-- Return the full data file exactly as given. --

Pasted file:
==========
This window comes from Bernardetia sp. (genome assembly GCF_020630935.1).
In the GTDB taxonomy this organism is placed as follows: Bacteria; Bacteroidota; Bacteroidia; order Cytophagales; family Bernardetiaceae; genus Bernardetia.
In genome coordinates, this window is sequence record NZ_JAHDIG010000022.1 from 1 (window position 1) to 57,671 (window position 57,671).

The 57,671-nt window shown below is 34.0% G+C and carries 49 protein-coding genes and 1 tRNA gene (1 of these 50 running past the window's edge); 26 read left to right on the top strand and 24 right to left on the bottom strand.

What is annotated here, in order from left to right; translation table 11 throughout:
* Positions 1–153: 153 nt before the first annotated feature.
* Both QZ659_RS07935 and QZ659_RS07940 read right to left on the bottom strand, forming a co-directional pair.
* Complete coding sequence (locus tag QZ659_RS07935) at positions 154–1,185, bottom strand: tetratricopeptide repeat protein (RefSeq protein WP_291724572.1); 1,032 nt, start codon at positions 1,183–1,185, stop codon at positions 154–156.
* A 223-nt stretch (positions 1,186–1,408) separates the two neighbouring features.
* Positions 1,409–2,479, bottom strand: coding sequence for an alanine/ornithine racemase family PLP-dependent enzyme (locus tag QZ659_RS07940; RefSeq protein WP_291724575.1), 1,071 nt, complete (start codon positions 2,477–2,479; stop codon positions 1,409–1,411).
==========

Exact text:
This window comes from Bernardetia sp. (genome assembly GCF_020630935.1).
In the GTDB taxonomy this organism is placed as follows: Bacteria; Bacteroidota; Bacteroidia; order Cytophagales; family Bernardetiaceae; genus Bernardetia.
In genome coordinates, this window is sequence record NZ_JAHDIG010000022.1 from 1 (window position 1) to 57,671 (window position 57,671).

The 57,671-nt window shown below is 34.0% G+C and carries 49 protein-coding genes and 1 tRNA gene (1 of these 50 running past the window's edge); 26 read left to right on the top strand and 24 right to left on the bottom strand.

What is annotated here, in order from left to right; translation table 11 throughout:
* Positions 1–153: 153 nt before the first annotated feature.
* Both QZ659_RS07935 and QZ659_RS07940 read right to left on the bottom strand, forming a co-directional pair.
* Complete coding sequence (locus tag QZ659_RS07935) at positions 154–1,185, bottom strand: tetratricopeptide repeat protein (RefSeq protein WP_291724572.1); 1,032 nt, start codon at positions 1,183–1,185, stop codon at positions 154–156.
* A 223-nt stretch (positions 1,186–1,408) separates the two neighbouring features.
* Positions 1,409–2,479, bottom strand: coding sequence for an alanine/ornithine racemase family PLP-dependent enzyme (locus tag QZ659_RS07940; RefSeq protein WP_291724575.1), 1,071 nt, complete (start codon positions 2,477–2,479; stop codon positions 1,409–1,411).